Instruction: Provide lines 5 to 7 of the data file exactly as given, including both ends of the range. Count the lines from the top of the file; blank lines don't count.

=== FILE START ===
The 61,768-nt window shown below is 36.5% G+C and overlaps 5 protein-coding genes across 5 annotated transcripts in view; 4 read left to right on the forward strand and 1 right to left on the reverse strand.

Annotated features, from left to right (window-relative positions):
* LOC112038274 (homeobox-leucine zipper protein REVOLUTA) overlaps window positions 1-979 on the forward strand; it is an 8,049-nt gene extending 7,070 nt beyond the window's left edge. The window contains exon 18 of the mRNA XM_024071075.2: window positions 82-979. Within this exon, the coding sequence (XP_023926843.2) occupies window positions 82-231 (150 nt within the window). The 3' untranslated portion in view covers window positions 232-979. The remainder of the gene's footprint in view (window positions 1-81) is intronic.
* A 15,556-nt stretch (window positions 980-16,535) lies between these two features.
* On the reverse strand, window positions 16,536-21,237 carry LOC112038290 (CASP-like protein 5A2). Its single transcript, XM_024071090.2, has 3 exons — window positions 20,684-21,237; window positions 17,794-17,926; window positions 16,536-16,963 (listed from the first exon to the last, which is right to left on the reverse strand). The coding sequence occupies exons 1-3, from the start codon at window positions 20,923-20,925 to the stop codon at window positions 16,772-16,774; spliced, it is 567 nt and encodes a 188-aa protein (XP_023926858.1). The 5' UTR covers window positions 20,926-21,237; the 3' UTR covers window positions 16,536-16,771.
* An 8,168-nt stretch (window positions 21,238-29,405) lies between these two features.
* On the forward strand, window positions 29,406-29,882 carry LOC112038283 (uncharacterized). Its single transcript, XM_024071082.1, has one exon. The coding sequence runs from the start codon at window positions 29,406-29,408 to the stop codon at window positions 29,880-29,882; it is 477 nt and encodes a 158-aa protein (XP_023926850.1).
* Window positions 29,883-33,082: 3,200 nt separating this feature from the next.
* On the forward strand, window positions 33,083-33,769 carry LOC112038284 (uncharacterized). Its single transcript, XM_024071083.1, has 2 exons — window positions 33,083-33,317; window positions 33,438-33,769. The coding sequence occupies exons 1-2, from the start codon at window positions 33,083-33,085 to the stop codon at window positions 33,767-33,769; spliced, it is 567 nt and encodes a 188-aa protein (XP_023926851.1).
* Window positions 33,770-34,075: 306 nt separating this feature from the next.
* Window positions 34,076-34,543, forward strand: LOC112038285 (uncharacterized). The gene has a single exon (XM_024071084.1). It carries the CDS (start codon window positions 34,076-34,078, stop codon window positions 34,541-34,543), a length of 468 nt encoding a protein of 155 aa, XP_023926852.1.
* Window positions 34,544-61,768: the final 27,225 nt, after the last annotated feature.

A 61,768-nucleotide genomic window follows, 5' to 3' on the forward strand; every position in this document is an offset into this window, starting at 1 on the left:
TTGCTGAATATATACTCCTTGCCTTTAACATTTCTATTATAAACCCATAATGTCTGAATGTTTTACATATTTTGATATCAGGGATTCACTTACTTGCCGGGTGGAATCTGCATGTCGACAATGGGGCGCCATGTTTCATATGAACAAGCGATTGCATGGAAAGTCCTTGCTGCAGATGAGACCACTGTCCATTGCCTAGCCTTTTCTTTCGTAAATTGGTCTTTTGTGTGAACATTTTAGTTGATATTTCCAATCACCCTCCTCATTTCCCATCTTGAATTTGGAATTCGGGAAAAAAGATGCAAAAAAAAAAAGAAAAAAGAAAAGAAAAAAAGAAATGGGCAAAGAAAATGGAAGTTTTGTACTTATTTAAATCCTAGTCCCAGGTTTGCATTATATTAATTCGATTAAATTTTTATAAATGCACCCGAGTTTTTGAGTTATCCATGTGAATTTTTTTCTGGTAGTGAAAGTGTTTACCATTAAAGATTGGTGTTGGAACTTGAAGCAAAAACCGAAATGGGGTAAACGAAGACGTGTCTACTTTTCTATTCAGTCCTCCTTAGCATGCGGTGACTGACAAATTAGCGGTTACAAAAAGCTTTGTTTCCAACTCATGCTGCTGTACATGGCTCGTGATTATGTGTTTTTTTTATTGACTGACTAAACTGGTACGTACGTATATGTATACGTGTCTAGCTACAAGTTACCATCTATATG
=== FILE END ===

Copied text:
* On the reverse strand, window positions 16,536-21,237 carry LOC112038290 (CASP-like protein 5A2). Its single transcript, XM_024071090.2, has 3 exons — window positions 20,684-21,237; window positions 17,794-17,926; window positions 16,536-16,963 (listed from the first exon to the last, which is right to left on the reverse strand). The coding sequence occupies exons 1-3, from the start codon at window positions 20,923-20,925 to the stop codon at window positions 16,772-16,774; spliced, it is 567 nt and encodes a 188-aa protein (XP_023926858.1). The 5' UTR covers window positions 20,926-21,237; the 3' UTR covers window positions 16,536-16,771.
* An 8,168-nt stretch (window positions 21,238-29,405) lies between these two features.
* On the forward strand, window positions 29,406-29,882 carry LOC112038283 (uncharacterized). Its single transcript, XM_024071082.1, has one exon. The coding sequence runs from the start codon at window positions 29,406-29,408 to the stop codon at window positions 29,880-29,882; it is 477 nt and encodes a 158-aa protein (XP_023926850.1).